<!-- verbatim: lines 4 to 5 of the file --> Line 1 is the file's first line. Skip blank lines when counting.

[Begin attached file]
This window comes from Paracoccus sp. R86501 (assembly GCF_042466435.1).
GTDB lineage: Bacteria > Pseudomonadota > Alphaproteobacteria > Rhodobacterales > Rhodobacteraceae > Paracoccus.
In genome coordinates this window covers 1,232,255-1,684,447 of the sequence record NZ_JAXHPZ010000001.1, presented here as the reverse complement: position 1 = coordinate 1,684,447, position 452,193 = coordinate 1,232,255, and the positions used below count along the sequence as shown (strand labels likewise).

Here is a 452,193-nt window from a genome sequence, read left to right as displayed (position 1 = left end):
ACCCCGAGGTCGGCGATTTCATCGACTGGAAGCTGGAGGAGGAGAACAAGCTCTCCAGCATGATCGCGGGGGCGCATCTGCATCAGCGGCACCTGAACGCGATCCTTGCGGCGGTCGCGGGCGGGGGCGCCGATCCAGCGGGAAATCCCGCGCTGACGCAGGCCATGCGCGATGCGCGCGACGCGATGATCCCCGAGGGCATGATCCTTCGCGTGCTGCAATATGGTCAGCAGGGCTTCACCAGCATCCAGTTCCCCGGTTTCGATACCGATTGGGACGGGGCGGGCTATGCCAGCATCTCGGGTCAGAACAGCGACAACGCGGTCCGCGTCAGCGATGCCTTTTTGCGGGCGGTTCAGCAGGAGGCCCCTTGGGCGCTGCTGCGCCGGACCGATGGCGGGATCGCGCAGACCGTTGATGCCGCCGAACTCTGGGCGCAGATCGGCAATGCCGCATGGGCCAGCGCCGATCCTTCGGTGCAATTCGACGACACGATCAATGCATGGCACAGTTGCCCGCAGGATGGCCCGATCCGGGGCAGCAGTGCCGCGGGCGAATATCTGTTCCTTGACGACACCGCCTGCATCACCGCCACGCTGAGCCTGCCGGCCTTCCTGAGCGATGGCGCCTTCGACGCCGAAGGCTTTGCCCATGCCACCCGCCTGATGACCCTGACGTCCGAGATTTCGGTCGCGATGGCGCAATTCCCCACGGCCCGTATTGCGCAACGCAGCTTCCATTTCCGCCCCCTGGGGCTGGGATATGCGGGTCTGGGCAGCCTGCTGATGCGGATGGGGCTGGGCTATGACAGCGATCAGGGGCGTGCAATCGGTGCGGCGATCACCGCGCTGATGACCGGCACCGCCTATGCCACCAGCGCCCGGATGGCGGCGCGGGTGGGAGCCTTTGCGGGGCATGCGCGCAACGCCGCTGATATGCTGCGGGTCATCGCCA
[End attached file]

Here is a 452,193-nt window from a genome sequence, read left to right as displayed (position 1 = left end):
ACCCCGAGGTCGGCGATTTCATCGACTGGAAGCTGGAGGAGGAGAACAAGCTCTCCAGCATGATCGCGGGGGCGCATCTGCATCAGCGGCACCTGAACGCGATCCTTGCGGCGGTCGCGGGCGGGGGCGCCGATCCAGCGGGAAATCCCGCGCTGACGCAGGCCATGCGCGATGCGCGCGACGCGATGATCCCCGAGGGCATGATCCTTCGCGTGCTGCAATATGGTCAGCAGGGCTTCACCAGCATCCAGTTCCCCGGTTTCGATACCGATTGGGACGGGGCGGGCTATGCCAGCATCTCGGGTCAGAACAGCGACAACGCGGTCCGCGTCAGCGATGCCTTTTTGCGGGCGGTTCAGCAGGAGGCCCCTTGGGCGCTGCTGCGCCGGACCGATGGCGGGATCGCGCAGACCGTTGATGCCGCCGAACTCTGGGCGCAGATCGGCAATGCCGCATGGGCCAGCGCCGATCCTTCGGTGCAATTCGACGACACGATCAATGCATGGCACAGTTGCCCGCAGGATGGCCCGATCCGGGGCAGCAGTGCCGCGGGCGAATATCTGTTCCTTGACGACACCGCCTGCATCACCGCCACGCTGAGCCTGCCGGCCTTCCTGAGCGATGGCGCCTTCGACGCCGAAGGCTTTGCCCATGCCACCCGCCTGATGACCCTGACGTCCGAGATTTCGGTCGCGATGGCGCAATTCCCCACGGCCCGTATTGCGCAACGCAGCTTCCATTTCCGCCCCCTGGGGCTGGGATATGCGGGTCTGGGCAGCCTGCTGATGCGGATGGGGCTGGGCTATGACAGCGATCAGGGGCGTGCAATCGGTGCGGCGATCACCGCGCTGATGACCGGCACCGCCTATGCCACCAGCGCCCGGATGGCGGCGCGGGTGGGAGCCTTTGCGGGGCATGCGCGCAACGCCGCTGATATGCTGCGGGTCATCGCCA